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FOOD REVIEW: ROSE. RABBIT. LIE.

Jan 29, 2014 3:41pm

You have probably seen the billboards, the blogger posts, the banner ads, the news spots, and maybe even the TV commercials (apparently people still watch TV?). Even a faux demonstration of grammarians protesting the gross...

PIZZA MAKING ART

Jan 08, 2014 2:19pm
<p>A kitchen is on display inside an old railroad cottage at the Clark County Museum on Nov. 14. The cottage rented for $18 per month to railroad employees. The cottage was part of Las Vegas&amp;#8217; first housing community.</p>

A kitchen is on display inside an old railroad cottage at the Clark County Museum on Nov. 14. The cottage rented for $18 per month to railroad employees. The cottage was part of Las Vegas&#8217; first housing community.

<p>COURTESY PHOTO</p><p>A root cellar, or big hole in the ground, was used to store food, milk, eggs and other perishable items during the pre-refrigerator era. It went hand-in-hand with early Las Vegas life.</p>

COURTESY PHOTO

A root cellar, or big hole in the ground, was used to store food, milk, eggs and other perishable items during the pre-refrigerator era. It went hand-in-hand with early Las Vegas life.

Too bad MTV Cribs wasn’t around to broadcast in 1909. Otherwise, the old downtown Las Vegas railroad cottage surely would have had its own special. The recently refurbished digs made its debut at the Clark County Heritage Museum, 1830 S. Boulder Highway in Henderson, Nov. 16 with a ribbon-cutting ceremony that officially opened it to the public.

The two-bedroom, one-bath cottage was originally located at 521 South 3rd Street, as part of a four-block, 64-home railroad employee camp built between 1909 and 1911 by the Las Vegas Land and Water Company, a subsidiary of the San Pedro, Los Angeles and Salt Lake Railroad. It was the railroad stop city’s first housing community.

“It has been a labor of love to preserve and renovate this cottage for public viewing,” said Clark County Commissioner Mary Beth Scow, whose district includes the museum. “When you walk inside the front door, you’ll be able to see the living room, a bedroom, kitchen and bathroom, and get a sense of how families lived here near the turn of the 20th century.”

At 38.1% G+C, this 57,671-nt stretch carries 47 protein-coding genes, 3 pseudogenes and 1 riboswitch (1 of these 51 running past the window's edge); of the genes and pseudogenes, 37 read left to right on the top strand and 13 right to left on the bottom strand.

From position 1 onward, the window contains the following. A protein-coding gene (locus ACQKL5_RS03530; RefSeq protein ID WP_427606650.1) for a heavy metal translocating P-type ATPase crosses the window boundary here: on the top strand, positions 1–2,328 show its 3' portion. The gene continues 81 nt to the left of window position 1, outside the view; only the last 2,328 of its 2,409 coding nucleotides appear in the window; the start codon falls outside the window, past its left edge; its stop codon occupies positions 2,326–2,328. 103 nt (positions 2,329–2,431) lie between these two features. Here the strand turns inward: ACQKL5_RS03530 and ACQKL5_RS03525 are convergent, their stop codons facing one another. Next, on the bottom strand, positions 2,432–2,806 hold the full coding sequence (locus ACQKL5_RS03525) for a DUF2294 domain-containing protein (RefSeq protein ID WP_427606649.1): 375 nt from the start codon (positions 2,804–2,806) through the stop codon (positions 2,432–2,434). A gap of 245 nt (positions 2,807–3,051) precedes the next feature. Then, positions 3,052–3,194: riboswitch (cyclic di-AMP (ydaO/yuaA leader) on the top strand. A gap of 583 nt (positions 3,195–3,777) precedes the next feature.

The 763-square-foot concrete block cottage was donated by former Clark County School District Superintendent Brian Cram. It was moved 25 miles to the museum’s roomy 30-acre grounds in 2002. The lime green rectangular home is neatly situated between a caboose and the original 1931 Boulder City Depot, which was moved to the museum in 1975. The cottage has a two-bay entrance porch with railings set into the main block at the right hand corner. Roofs are hipped with flared, boxed eaves.

The renovated residence has authentic period furnishings from 1910 to 1920, including a claw foot bathtub and rebuilt sinks, plus an Edison hand-crank phonograph and a built-in pie rack. It was designed for long-term railroad staff, such as conductors and engineers, who could afford the $18 monthly rent.

Four other cottages were moved to the Springs Preserve in 2006. And there are five more in downtown still in use.

For those willing to make the Henderson museum trek, however, there is also a root cellar, or big hole in the ground, which was used to store food, milk, eggs and other perishable items during the pre-refrigerator era. It went hand-in-hand with early Las Vegas life. Buried cellars were a common part of Bishop Ranch (later named the Glendale Farm), which operated from 1905 to 1917 along the Las Vegas Wash. The refurbished cellar features a handful of bottles and a 300-pound bag of flour, discovered during excavation work. It was moved to the museum in 2008. CL

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